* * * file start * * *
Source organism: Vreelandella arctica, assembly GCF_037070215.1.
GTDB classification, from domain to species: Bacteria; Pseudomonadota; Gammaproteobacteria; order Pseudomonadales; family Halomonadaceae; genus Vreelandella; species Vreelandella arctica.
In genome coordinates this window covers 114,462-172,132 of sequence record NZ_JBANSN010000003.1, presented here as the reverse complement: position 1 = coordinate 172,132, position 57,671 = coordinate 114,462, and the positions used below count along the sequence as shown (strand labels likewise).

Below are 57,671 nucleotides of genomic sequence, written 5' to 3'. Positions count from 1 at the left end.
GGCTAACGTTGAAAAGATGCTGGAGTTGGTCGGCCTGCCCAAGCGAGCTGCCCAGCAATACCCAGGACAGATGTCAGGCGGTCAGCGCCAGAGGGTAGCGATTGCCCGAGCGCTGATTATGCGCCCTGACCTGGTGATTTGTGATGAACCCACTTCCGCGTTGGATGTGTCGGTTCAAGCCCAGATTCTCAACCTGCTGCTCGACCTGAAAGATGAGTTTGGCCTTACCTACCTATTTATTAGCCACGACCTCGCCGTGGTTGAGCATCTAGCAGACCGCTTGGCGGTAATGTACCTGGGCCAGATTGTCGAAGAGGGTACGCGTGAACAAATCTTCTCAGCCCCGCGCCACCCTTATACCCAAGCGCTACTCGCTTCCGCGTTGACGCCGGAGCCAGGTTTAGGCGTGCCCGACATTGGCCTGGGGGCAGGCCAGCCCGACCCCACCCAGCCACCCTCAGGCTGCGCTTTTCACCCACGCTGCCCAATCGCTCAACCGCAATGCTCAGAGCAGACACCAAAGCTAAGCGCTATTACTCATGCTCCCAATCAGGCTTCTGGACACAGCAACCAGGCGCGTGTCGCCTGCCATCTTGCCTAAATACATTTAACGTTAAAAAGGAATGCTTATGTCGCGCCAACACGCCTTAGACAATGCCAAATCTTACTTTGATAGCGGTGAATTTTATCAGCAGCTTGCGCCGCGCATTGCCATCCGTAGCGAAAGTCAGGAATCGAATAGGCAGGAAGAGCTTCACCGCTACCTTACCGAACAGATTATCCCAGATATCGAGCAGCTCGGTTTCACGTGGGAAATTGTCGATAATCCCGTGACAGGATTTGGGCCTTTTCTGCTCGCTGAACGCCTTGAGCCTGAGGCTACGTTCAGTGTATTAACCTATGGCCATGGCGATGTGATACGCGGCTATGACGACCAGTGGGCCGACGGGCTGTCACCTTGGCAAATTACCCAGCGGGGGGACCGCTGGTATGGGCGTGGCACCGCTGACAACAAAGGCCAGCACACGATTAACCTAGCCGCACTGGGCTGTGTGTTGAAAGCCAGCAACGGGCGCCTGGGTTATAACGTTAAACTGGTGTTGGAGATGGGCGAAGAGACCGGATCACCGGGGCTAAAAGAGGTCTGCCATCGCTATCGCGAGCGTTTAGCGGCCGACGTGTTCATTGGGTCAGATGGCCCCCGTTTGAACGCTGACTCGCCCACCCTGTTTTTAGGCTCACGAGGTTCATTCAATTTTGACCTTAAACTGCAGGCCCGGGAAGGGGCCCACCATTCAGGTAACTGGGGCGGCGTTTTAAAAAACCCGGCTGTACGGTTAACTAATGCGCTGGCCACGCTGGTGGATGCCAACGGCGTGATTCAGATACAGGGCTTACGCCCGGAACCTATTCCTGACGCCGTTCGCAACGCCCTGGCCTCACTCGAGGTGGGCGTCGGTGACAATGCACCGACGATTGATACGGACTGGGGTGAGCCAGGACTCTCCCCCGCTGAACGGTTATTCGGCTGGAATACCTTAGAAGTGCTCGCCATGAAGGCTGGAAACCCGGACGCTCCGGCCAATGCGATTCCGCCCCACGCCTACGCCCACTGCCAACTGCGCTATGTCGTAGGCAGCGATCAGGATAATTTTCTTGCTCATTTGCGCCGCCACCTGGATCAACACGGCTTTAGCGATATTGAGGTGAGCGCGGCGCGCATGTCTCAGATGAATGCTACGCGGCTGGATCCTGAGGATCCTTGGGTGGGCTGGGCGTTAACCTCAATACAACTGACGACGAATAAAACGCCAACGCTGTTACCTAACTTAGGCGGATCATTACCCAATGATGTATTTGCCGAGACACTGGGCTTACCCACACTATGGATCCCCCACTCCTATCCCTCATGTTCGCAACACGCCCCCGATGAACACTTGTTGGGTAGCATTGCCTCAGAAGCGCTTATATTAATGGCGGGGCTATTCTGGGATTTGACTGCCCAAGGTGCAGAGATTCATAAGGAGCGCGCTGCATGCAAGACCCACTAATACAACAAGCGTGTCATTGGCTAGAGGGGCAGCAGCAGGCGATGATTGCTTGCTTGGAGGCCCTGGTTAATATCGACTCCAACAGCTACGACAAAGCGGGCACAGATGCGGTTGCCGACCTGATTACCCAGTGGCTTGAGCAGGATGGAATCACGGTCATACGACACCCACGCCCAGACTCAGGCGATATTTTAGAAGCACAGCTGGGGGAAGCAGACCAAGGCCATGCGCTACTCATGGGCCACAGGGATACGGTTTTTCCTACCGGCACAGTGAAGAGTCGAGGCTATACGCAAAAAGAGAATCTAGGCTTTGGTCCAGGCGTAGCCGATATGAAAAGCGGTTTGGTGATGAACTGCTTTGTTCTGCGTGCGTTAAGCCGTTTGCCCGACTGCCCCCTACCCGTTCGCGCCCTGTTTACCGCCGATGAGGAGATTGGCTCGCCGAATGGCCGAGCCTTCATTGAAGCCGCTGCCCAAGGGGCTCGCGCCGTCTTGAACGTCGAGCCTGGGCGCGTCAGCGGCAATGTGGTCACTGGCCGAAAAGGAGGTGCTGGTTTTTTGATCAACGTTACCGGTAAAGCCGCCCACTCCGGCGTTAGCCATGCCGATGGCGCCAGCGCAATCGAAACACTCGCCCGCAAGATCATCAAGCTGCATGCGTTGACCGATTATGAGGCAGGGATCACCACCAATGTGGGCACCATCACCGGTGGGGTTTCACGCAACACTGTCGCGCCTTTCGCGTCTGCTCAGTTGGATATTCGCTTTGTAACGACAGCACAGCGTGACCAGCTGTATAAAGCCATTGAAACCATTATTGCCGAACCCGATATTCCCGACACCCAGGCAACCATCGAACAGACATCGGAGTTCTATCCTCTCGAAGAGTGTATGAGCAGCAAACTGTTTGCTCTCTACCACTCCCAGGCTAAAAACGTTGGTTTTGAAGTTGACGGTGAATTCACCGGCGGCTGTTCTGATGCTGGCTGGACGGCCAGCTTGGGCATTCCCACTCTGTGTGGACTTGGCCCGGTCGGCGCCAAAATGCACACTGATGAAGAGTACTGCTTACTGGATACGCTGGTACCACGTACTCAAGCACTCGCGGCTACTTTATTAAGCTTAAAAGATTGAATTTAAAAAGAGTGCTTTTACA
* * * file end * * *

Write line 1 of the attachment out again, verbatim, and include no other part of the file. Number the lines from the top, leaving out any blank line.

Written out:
Source organism: Vreelandella arctica, assembly GCF_037070215.1.